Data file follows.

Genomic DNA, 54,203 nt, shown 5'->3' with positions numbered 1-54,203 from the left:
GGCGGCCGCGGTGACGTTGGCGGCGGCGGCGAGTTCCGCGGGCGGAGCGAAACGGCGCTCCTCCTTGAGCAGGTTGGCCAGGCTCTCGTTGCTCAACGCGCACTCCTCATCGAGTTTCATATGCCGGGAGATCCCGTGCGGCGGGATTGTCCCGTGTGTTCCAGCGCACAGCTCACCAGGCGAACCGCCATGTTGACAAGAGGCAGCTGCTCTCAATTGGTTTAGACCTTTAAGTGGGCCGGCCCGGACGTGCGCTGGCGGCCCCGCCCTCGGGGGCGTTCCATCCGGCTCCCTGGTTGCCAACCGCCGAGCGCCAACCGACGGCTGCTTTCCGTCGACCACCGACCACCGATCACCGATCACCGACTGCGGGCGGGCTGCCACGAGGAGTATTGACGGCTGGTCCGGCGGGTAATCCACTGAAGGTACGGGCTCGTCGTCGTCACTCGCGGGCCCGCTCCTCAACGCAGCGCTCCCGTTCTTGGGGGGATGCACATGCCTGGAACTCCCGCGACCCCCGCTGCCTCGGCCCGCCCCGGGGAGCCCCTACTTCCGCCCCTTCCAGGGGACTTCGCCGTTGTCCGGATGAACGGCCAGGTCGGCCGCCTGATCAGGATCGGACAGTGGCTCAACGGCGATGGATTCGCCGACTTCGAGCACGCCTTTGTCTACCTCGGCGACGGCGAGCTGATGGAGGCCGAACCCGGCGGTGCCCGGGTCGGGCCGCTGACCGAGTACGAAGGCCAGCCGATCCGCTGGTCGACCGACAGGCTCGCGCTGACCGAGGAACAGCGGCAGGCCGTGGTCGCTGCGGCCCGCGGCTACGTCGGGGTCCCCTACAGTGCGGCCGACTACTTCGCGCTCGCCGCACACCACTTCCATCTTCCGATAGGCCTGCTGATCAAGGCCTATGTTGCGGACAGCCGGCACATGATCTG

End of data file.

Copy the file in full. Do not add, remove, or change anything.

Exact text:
Genomic DNA, 54,203 nt, shown 5'->3' with positions numbered 1-54,203 from the left:
GGCGGCCGCGGTGACGTTGGCGGCGGCGGCGAGTTCCGCGGGCGGAGCGAAACGGCGCTCCTCCTTGAGCAGGTTGGCCAGGCTCTCGTTGCTCAACGCGCACTCCTCATCGAGTTTCATATGCCGGGAGATCCCGTGCGGCGGGATTGTCCCGTGTGTTCCAGCGCACAGCTCACCAGGCGAACCGCCATGTTGACAAGAGGCAGCTGCTCTCAATTGGTTTAGACCTTTAAGTGGGCCGGCCCGGACGTGCGCTGGCGGCCCCGCCCTCGGGGGCGTTCCATCCGGCTCCCTGGTTGCCAACCGCCGAGCGCCAACCGACGGCTGCTTTCCGTCGACCACCGACCACCGATCACCGATCACCGACTGCGGGCGGGCTGCCACGAGGAGTATTGACGGCTGGTCCGGCGGGTAATCCACTGAAGGTACGGGCTCGTCGTCGTCACTCGCGGGCCCGCTCCTCAACGCAGCGCTCCCGTTCTTGGGGGGATGCACATGCCTGGAACTCCCGCGACCCCCGCTGCCTCGGCCCGCCCCGGGGAGCCCCTACTTCCGCCCCTTCCAGGGGACTTCGCCGTTGTCCGGATGAACGGCCAGGTCGGCCGCCTGATCAGGATCGGACAGTGGCTCAACGGCGATGGATTCGCCGACTTCGAGCACGCCTTTGTCTACCTCGGCGACGGCGAGCTGATGGAGGCCGAACCCGGCGGTGCCCGGGTCGGGCCGCTGACCGAGTACGAAGGCCAGCCGATCCGCTGGTCGACCGACAGGCTCGCGCTGACCGAGGAACAGCGGCAGGCCGTGGTCGCTGCGGCCCGCGGCTACGTCGGGGTCCCCTACAGTGCGGCCGACTACTTCGCGCTCGCCGCACACCACTTCCATCTTCCGATAGGCCTGCTGATCAAGGCCTATGTTGCGGACAGCCGGCACATGATCTG